Re: Issues with literate programming DSSSL Script

Subject: Re: Issues with literate programming DSSSL Script
From: MARK.WROTH@xxxxxxxxxxx (Wroth, Mark)
Date: Wed, 22 Dec 1999 08:05:08 -0800
Brandon Ibach <bibach@xxxxxxxxxxxxxx> replied to my discussion (which I have
further trimmed for brevity)
> 	Unfortunately, I apparently did not specify the problem well enough.
> Some of the contents of the node are SGML markup (specifically pointers to
> other code scraps which are to be inserted in the output code block).  So
> example might be 
> <scrap id="scrap1">
> <title>Outside Loop</title>
> While (a < max_a)
> 	<scrapref id="scrap2">
> end
> </scrap>


BI>    Ok... new problem. :)  The solution I gave, when applied to this
BI> situation, would essentially just ignore the <scrapref>, thus not
BI> including the other scrap properly.

That's what I thought, and the root of my puzzlement with the suggested

BI>    Keep in mind that the whole document is, essentially, parsed before
BI> DSSSL processing begins.  So, just because you "skip" a section of the
BI> document in your DSSSL script doesn't mean that it won't get parsed.

And I think I understand that the "bothersome" translations are happening in
the parser, not in the DSSSL engine itself. Generally usually, a very
helpful thing, as it removes all sorts of special cases from the DSSSL code.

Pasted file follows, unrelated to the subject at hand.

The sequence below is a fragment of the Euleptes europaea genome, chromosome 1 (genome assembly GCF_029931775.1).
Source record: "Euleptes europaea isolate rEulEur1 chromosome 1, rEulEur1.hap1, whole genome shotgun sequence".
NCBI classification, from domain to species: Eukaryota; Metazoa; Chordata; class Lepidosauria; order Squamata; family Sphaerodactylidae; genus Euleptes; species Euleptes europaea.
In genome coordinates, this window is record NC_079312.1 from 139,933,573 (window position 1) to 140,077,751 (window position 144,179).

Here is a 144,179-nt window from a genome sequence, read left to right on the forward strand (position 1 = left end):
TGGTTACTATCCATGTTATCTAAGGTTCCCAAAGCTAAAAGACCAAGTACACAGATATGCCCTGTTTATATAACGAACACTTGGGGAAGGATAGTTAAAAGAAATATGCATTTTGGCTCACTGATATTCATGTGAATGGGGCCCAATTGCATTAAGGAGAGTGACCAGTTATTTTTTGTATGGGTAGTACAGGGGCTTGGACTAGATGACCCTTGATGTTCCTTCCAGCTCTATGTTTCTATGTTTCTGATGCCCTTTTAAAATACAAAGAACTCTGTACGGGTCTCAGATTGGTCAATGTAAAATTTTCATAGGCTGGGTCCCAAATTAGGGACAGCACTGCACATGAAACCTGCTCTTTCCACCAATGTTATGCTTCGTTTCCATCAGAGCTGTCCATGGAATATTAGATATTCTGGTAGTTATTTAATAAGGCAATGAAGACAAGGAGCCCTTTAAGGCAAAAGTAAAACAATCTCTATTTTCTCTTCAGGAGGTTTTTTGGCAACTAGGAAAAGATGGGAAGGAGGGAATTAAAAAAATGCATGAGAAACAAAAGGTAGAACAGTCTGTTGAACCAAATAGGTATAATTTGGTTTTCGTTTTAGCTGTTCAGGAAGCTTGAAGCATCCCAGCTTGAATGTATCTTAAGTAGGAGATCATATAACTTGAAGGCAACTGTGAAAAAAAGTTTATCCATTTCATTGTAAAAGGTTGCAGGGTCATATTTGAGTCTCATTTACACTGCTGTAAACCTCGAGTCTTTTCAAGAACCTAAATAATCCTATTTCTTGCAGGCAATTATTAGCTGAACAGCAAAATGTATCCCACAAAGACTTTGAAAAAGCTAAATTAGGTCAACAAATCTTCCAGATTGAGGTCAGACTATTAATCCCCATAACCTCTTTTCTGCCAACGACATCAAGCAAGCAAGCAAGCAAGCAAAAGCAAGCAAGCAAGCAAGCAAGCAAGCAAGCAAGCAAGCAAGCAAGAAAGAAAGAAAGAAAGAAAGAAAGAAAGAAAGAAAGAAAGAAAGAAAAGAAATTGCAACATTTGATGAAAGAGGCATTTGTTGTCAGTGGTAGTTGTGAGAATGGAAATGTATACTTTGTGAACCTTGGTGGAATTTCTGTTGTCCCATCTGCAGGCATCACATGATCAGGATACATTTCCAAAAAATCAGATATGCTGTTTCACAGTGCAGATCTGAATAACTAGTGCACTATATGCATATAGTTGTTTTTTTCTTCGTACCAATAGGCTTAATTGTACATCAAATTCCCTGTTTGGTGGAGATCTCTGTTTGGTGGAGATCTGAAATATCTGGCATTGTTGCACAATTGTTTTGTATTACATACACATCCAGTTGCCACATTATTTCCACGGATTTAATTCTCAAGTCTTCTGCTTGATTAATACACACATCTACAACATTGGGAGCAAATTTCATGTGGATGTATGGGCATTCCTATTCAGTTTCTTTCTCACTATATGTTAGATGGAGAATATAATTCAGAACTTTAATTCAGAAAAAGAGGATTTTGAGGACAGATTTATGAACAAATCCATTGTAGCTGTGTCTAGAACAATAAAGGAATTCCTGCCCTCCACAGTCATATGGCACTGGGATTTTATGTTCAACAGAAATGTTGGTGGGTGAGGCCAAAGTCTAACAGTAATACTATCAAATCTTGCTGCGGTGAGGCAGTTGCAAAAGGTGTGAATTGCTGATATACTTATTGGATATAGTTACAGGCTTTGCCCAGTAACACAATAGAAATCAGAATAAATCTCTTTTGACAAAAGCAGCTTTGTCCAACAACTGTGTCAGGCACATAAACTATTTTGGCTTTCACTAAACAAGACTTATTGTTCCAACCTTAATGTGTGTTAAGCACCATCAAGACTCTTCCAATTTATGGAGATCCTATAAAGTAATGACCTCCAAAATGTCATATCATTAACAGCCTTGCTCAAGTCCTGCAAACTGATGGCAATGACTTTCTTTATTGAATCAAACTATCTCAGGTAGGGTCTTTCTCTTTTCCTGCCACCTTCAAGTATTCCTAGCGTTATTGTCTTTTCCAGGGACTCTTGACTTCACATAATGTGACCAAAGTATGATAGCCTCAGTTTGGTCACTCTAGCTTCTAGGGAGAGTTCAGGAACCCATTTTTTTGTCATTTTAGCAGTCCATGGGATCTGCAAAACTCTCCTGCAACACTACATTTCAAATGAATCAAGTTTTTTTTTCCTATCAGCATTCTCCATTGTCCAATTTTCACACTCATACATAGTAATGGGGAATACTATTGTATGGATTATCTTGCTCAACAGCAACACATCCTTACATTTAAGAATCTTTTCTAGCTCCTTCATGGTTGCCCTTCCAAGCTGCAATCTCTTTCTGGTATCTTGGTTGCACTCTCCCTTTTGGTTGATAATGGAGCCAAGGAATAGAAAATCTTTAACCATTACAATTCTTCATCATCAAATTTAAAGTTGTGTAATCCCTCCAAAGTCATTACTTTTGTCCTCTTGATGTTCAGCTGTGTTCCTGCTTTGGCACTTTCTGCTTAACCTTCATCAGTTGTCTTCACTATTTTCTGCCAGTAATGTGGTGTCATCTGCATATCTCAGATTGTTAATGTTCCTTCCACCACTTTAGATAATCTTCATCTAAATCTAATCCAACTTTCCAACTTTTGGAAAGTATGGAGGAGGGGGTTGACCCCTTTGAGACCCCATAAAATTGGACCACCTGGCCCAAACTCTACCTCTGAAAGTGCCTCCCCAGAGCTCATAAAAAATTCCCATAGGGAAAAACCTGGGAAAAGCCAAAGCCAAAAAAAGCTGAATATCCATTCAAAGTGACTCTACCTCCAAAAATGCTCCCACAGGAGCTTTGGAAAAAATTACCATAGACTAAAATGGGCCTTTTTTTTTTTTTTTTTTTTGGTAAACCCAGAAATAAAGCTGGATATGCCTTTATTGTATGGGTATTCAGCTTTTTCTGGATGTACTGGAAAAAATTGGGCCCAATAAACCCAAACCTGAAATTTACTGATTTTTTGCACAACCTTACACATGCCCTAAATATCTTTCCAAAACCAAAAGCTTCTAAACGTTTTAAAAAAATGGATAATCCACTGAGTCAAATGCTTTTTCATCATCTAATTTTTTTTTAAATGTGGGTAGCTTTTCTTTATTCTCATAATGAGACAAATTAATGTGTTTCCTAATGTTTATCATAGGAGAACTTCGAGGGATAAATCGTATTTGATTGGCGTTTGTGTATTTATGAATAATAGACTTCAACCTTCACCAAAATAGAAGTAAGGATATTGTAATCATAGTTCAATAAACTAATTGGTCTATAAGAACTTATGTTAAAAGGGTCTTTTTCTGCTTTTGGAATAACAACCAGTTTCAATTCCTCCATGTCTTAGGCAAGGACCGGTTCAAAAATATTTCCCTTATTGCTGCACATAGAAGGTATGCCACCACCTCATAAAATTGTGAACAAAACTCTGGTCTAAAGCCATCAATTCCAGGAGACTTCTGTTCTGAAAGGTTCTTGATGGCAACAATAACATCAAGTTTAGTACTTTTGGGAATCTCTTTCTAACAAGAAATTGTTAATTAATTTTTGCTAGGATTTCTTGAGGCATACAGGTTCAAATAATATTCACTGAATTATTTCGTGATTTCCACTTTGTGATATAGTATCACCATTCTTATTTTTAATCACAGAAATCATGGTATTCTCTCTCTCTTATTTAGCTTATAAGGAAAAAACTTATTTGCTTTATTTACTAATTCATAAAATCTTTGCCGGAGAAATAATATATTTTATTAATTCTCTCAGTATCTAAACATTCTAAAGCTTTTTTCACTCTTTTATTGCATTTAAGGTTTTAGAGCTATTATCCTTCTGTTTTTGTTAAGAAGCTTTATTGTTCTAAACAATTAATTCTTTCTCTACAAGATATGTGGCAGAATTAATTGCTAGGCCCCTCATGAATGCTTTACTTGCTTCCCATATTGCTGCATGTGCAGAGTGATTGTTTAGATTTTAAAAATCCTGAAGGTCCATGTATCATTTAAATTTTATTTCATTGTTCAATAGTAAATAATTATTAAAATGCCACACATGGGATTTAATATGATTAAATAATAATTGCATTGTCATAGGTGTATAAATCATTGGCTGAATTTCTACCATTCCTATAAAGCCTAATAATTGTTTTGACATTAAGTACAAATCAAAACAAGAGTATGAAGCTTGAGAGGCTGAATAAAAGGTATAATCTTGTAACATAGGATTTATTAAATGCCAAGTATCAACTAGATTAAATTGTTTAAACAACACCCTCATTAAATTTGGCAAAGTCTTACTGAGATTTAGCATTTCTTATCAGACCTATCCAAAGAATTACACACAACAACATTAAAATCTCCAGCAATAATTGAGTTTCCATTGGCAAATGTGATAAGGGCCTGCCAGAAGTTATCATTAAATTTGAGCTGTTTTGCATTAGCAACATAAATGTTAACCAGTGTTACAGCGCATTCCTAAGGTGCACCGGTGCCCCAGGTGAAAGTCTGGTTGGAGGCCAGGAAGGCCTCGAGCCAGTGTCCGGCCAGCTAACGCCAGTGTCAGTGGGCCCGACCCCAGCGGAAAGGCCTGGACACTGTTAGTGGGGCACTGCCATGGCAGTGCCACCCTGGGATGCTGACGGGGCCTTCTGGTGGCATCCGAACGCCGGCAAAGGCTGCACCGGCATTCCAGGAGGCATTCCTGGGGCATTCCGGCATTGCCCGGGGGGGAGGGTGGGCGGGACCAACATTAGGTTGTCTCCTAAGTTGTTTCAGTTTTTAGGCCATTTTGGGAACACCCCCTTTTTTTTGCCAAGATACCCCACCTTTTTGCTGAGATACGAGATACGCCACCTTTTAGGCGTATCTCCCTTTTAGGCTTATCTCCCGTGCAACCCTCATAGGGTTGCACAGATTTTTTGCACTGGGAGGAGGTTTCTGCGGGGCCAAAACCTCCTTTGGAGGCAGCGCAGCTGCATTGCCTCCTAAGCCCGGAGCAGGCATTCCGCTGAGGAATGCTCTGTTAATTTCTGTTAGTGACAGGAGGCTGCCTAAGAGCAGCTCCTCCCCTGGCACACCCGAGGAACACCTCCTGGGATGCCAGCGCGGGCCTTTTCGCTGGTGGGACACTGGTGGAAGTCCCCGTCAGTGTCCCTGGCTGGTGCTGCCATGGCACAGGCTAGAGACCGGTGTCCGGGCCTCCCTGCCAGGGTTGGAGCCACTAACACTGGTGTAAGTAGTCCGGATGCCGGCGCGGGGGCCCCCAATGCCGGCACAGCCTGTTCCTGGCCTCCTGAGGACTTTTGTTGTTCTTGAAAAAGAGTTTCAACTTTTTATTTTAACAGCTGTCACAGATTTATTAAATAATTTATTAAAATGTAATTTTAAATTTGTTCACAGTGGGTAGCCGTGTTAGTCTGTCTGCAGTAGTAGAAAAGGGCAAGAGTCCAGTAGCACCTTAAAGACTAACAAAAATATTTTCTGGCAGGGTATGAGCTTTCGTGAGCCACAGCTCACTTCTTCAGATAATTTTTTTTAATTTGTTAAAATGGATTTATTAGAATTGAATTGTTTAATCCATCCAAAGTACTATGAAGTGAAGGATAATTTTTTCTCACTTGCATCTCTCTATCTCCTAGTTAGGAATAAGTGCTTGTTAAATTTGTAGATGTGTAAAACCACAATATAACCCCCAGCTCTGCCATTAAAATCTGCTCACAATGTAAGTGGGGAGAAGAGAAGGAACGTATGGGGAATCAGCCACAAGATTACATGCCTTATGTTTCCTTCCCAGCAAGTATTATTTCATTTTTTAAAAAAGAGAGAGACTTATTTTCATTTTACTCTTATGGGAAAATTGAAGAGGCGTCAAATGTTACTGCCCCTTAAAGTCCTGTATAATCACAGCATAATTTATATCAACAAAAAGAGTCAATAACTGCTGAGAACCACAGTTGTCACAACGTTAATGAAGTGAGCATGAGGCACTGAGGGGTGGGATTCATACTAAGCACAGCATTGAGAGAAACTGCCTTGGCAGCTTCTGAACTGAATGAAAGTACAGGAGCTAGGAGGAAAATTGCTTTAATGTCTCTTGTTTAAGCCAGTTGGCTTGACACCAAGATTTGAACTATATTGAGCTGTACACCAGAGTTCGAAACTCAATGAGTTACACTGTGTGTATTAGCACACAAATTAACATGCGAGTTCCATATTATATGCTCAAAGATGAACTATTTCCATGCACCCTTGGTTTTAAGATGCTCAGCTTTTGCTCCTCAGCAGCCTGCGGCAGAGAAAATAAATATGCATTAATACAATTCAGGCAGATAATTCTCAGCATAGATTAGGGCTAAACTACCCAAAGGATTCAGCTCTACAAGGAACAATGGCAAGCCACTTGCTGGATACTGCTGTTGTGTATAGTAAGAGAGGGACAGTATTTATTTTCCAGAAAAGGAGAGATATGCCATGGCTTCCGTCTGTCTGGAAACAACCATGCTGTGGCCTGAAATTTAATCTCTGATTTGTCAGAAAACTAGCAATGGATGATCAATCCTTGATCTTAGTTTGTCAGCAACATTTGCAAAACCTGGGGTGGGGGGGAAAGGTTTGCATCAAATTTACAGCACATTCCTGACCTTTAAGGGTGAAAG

BI>    Off the top of my head, the best solution would be to sift through
BI> the children of each scrap, generating a list of data chunks and
BI> nodes, then outputting the data chunks as formatting-instructions, and
BI> processing the nodes with process-node-list, thus allowing the normal
BI> rules to take care of them.  Something like this should work:

[... code section trimmed ...]

Since one of my goals for this project was to increase my understanding of
DSSSL, I'll puzzle over your suggestion for a while ... it wasn't obvious to
me at first reading, a fact I attribute to my ignorance rather than any
fault of the code.

>From a user perspective, it certainly would be nice to not have to "escape"
relatively common symbols.  Failing to properly escape the significant
punctuation (usually an "@") is one of the more common LP processor mistakes
I make, and that's with a punctuation mark that's not real common in the
languages I write.

Since I have a working proof-of-concept "tangle" DSSSL script, I'll post the
existing paper off to Didier; I think it's in something like a "review
draft" state of completeness, and it will be interesting to see what people
have to say about it.

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